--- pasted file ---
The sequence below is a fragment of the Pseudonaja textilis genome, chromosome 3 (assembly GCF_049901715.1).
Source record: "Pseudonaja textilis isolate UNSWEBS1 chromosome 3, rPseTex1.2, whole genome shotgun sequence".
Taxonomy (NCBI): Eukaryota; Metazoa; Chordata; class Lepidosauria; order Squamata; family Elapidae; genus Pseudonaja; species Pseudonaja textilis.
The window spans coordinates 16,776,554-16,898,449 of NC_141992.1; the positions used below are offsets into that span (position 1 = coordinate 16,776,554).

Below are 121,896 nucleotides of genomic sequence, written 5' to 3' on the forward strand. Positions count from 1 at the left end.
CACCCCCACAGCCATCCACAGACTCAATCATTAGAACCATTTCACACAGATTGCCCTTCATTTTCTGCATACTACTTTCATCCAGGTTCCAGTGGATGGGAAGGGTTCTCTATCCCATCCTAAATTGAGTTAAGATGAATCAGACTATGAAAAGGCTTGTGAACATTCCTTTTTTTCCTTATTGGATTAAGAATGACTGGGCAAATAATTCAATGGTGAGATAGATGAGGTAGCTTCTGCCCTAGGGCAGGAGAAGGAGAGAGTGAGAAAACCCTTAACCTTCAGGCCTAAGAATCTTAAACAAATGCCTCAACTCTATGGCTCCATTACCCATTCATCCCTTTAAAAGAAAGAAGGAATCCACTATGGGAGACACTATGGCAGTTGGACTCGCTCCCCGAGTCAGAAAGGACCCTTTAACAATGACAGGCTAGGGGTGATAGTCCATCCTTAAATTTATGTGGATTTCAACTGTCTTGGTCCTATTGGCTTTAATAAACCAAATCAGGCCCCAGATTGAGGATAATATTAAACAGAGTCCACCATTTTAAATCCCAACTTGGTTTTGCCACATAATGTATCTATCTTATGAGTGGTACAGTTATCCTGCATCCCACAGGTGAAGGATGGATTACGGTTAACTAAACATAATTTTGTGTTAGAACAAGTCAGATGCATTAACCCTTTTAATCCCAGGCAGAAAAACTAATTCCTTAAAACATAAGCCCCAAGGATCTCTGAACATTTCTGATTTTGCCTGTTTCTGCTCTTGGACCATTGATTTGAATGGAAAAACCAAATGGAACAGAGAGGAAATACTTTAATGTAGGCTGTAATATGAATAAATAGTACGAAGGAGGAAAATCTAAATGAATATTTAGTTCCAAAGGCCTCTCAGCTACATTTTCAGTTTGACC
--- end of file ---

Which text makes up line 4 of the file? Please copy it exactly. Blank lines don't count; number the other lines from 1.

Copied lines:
The window spans coordinates 16,776,554-16,898,449 of NC_141992.1; the positions used below are offsets into that span (position 1 = coordinate 16,776,554).